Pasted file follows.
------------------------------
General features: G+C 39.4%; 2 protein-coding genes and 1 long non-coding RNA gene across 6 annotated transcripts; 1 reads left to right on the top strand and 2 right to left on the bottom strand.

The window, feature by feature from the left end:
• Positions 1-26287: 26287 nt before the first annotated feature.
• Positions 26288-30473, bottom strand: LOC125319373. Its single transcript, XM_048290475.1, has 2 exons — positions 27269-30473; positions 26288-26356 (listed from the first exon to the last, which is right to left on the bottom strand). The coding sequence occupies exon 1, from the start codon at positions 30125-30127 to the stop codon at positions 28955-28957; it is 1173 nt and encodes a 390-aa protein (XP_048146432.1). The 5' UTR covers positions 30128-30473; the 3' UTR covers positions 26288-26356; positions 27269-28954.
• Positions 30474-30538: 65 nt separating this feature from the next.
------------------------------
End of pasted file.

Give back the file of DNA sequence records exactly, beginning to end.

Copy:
General features: G+C 39.4%; 2 protein-coding genes and 1 long non-coding RNA gene across 6 annotated transcripts; 1 reads left to right on the top strand and 2 right to left on the bottom strand.

The window, feature by feature from the left end:
• Positions 1-26287: 26287 nt before the first annotated feature.
• Positions 26288-30473, bottom strand: LOC125319373. Its single transcript, XM_048290475.1, has 2 exons — positions 27269-30473; positions 26288-26356 (listed from the first exon to the last, which is right to left on the bottom strand). The coding sequence occupies exon 1, from the start codon at positions 30125-30127 to the stop codon at positions 28955-28957; it is 1173 nt and encodes a 390-aa protein (XP_048146432.1). The 5' UTR covers positions 30128-30473; the 3' UTR covers positions 26288-26356; positions 27269-28954.
• Positions 30474-30538: 65 nt separating this feature from the next.